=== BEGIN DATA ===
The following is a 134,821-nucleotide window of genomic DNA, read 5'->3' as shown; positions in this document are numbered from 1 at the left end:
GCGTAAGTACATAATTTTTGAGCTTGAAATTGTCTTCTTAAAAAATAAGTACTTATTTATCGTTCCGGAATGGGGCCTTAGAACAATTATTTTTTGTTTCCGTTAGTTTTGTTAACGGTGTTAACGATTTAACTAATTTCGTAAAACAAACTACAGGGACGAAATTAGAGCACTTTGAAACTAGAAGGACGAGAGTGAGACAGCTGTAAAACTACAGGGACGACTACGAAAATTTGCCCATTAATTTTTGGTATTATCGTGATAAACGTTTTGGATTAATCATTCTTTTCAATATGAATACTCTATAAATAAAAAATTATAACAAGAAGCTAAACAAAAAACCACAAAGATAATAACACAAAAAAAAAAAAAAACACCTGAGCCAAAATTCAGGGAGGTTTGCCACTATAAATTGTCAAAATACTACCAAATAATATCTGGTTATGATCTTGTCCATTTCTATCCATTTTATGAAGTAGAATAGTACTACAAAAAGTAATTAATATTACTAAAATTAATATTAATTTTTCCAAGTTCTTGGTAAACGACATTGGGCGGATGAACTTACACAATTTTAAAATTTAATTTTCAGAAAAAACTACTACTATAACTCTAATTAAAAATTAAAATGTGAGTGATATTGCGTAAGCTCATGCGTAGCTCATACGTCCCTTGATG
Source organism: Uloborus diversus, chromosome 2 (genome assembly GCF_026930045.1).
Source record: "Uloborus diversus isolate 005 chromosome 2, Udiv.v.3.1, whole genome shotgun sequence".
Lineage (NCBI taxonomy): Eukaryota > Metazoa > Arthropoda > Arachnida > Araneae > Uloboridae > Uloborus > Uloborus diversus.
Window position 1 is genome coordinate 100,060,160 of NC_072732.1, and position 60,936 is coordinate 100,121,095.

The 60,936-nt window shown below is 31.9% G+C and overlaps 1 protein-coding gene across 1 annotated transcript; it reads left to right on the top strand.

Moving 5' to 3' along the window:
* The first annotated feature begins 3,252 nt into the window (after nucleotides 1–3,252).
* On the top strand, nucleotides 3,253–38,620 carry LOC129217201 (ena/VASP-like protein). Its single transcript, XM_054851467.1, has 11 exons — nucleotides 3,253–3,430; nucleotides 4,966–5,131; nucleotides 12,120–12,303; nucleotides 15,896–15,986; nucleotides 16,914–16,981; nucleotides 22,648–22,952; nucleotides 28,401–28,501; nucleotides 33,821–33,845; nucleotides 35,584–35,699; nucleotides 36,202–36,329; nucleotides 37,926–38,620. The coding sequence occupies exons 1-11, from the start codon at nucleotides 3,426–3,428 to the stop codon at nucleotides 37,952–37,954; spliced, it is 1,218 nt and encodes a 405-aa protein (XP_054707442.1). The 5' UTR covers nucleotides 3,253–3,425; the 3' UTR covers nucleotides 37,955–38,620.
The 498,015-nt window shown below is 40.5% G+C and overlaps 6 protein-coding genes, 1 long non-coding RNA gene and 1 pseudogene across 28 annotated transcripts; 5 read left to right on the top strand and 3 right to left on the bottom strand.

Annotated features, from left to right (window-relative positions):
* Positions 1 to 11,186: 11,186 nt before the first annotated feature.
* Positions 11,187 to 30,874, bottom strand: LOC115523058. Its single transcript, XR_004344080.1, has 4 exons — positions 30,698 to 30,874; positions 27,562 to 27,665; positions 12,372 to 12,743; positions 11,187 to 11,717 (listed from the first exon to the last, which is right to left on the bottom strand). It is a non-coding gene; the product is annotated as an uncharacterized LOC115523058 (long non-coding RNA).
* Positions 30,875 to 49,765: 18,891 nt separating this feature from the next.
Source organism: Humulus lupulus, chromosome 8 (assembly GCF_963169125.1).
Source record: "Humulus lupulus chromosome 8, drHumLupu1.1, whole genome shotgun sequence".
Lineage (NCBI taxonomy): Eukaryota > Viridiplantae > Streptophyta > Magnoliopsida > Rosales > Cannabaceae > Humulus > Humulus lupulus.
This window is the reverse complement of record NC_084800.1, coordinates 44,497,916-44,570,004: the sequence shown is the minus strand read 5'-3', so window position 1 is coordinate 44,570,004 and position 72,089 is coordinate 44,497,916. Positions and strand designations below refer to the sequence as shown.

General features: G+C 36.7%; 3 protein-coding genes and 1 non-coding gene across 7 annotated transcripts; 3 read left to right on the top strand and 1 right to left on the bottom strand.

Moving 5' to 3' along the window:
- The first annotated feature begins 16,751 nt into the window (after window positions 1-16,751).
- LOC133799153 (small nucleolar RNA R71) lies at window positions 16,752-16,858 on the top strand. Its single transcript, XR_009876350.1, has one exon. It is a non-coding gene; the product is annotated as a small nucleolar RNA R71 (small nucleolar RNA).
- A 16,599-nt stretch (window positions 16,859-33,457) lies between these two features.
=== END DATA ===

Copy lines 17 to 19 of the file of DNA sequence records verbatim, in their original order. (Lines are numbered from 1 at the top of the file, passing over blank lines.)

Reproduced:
Source record: "Humulus lupulus chromosome 8, drHumLupu1.1, whole genome shotgun sequence".
Lineage (NCBI taxonomy): Eukaryota > Viridiplantae > Streptophyta > Magnoliopsida > Rosales > Cannabaceae > Humulus > Humulus lupulus.
This window is the reverse complement of record NC_084800.1, coordinates 44,497,916-44,570,004: the sequence shown is the minus strand read 5'-3', so window position 1 is coordinate 44,570,004 and position 72,089 is coordinate 44,497,916. Positions and strand designations below refer to the sequence as shown.